Again, according to Thornton, Dizzy was present for the entire session and played piano on both of the blues tunes, “Now’s The Time” and “Billie’s Bounce”. The Hen Gates pseudonym was used on account of Dizzy being under contract to another label at the time and Thornton not being a member of Musician’s Union Local 802 at the time. Dizzy is again the pianist on “Ko-Ko”. This is the only number that Thornton specified Gillespie also played trumpet on. The remaining 3 sides all feature Thornton on piano.

      Unfortunately (or at least to the best of my knowledge), DB did not print the actual letter it received, so this information is truly third-hand at this point. But hopefully I have distilled the essence correctly. That said, I would be happy to scan/email the column for anyone that would like to read it in its entirety.

      • Great input Nick and welcome. That Down Beat sounds a crucial issue, thanks for throwing it at us. I keep asking myself, why are there so many competing claims around this session. What’s the beef?

      • You can’t really have a complete discussion of the “Ko Ko” session without discussing fiery rotund proto-hipster Teddy Reig, who produced this session and most of Charlie Parkers other sides for Savoy. I just finished reading Reig’s biography “Reminiscing in Tempo: the Life and Times of a Jazz Hustler”, which was a fascinating read and I would highly recommend it.

        Reig grew up in Harlem and was one of the first in the record industry to recognize the importance of the new music. He was enlisted by radio store owner Herman Lubinsky to capture the new breed of musicians for Savoy, the label he had started in 1942. Lubinsky is rivaled only by the Chess brothers in the annals of music industry skin-flints.

        Running a recording session with bop musicians in the 40s seems to have been something akin to herding cats. Bird, Miles, Curley Russell, Max Roach and Bud Powell had been booked for the session and Parker had been payed $300 by Lubinsky as advance on four tunes (he only had three, one of which was composed just that morning). Upon locating Bird, Reig was informed that Powell had gone to his mother’s in Philadelphia and presented with Dizzy Gillespie: “Here’s your piano player!”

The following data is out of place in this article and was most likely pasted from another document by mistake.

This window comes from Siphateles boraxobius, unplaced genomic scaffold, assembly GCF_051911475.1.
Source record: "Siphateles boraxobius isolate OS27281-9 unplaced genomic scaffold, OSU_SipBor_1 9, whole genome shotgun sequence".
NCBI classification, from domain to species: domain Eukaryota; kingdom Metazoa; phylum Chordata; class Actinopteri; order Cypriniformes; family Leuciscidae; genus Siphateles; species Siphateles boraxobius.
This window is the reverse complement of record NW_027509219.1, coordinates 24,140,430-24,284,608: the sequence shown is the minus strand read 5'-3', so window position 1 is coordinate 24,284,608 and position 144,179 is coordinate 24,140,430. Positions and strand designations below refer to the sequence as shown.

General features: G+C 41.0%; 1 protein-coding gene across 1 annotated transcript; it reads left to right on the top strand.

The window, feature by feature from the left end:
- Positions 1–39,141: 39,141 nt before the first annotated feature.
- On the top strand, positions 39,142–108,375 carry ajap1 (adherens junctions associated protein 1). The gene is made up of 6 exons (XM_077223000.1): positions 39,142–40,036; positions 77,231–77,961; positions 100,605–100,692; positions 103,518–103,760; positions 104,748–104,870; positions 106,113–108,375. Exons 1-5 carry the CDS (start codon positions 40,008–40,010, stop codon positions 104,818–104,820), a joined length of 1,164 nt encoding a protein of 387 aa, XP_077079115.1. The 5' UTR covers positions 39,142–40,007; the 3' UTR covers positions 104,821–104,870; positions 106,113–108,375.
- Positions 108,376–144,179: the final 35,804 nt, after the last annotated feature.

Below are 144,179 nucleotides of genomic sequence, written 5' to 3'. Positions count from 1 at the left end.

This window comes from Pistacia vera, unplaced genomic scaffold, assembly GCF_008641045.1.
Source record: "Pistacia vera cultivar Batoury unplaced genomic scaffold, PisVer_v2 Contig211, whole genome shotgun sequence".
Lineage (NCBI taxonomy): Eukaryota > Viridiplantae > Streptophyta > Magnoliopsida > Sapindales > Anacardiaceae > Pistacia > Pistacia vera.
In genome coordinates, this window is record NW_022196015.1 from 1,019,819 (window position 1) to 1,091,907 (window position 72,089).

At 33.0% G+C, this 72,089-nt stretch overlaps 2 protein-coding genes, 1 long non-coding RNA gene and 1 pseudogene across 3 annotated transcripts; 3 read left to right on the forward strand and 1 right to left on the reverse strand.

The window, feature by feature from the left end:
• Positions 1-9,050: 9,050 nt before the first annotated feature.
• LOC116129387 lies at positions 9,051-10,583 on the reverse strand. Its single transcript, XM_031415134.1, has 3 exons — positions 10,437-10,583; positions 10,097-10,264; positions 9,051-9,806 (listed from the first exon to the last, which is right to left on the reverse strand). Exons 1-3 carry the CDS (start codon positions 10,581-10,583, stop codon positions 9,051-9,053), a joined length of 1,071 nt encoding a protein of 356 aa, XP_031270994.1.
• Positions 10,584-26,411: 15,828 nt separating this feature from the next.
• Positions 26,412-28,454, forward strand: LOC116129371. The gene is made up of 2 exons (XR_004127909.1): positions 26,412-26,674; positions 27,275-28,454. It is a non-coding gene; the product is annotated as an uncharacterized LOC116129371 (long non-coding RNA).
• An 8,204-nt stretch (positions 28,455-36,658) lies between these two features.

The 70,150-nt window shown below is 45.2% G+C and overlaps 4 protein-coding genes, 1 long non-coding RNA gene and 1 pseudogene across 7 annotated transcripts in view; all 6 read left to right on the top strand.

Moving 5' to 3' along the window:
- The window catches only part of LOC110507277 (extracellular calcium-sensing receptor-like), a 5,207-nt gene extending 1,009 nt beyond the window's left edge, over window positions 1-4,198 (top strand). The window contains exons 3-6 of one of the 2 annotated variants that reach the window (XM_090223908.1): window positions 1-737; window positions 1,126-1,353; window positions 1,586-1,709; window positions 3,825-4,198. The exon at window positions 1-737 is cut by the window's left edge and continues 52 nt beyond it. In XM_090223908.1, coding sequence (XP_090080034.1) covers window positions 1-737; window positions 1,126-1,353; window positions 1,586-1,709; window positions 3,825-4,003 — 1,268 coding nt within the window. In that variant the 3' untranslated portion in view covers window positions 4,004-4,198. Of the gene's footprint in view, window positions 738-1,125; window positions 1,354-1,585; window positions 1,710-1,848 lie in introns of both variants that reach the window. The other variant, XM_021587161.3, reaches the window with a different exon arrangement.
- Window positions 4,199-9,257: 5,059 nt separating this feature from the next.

After the first three tunes, something had to be done about Bird’s squeaking horn and so he went to 48th Street to get it fixed. When asked by Bob Porter whether he went with Parker to the shop, Reig responded “Of course! You think I’d leave Charlie Parker alone in midtown? What am I crazy?”

        Apparently there was a party atmosphere in the session at WOR, with many hangers on coming and going throughout the session accompanied by enjoyment of both liquid and herbal nature. When Bird and Reig returned Miles “wasn’t worth three dead flies,” according to Reig. Since Miles supposedly already had misgivings about playing on Cherokee, it was decided that Dizzy would fill in.

        According to Reig’s version of events, Thorton began playing piano on the false start heard on “The Charlie Parker Story,” but when Bird and Dizzy went into the melody of “Cherokee”, it’s Reig that is heard whistling and shouting “Hold it!”. Reig also claims he came up with the title “Ko Ko” off the top of his head when asked by Lubinsky what the name of the next tune was in order to avoid any mention of “Cherokee,” since Lubinsky would become furious at the mere suggestion of having to pay royalties for a published tune.

        Reig told biographer Edward Berger the following when asked about Argonne Thorton’s role:

        “Because Miles was in no condition to play on ‘Koko’ Dizzy said he would cover on trumpet. This led people to believe that it wasn’t him, but Sadik Hakim on piano. This I will contest until my dying day. Sadik was there, and we were going to use him, but he was on transfer from the union. The union man showed up and Sadik did a double boogie and split through the side door. If you listen closely, there is nobody but Dizzy on piano. Dizzy is on trumpet in the opening ensemble with Bird. When Bird gets two or three bars into his solo, you’ll here someone at the piano go “choink, choink.” That was Dizzy letting Bird know he had arrived. In order to get him back to the trumpet for the closing ensemble we stuck in a drum solo by Max. Sadik did not play on the record date. If you had been at this session you’d be lucky to remember anything. I was like a policeman on duty- where’s Miles, where’s Bird, where’s Dizzy? The only one who tended to be normal was Curly. Max stood around and took it all in. To him it was a floor show!”

        For further information about the “Ko Ko” session, you can see Bob Porter’s excellent liner notes to the 70s “The Complete Savoy Sessions” box set here:

        Click to access TheCompleteSavoyStudioSessions.pdf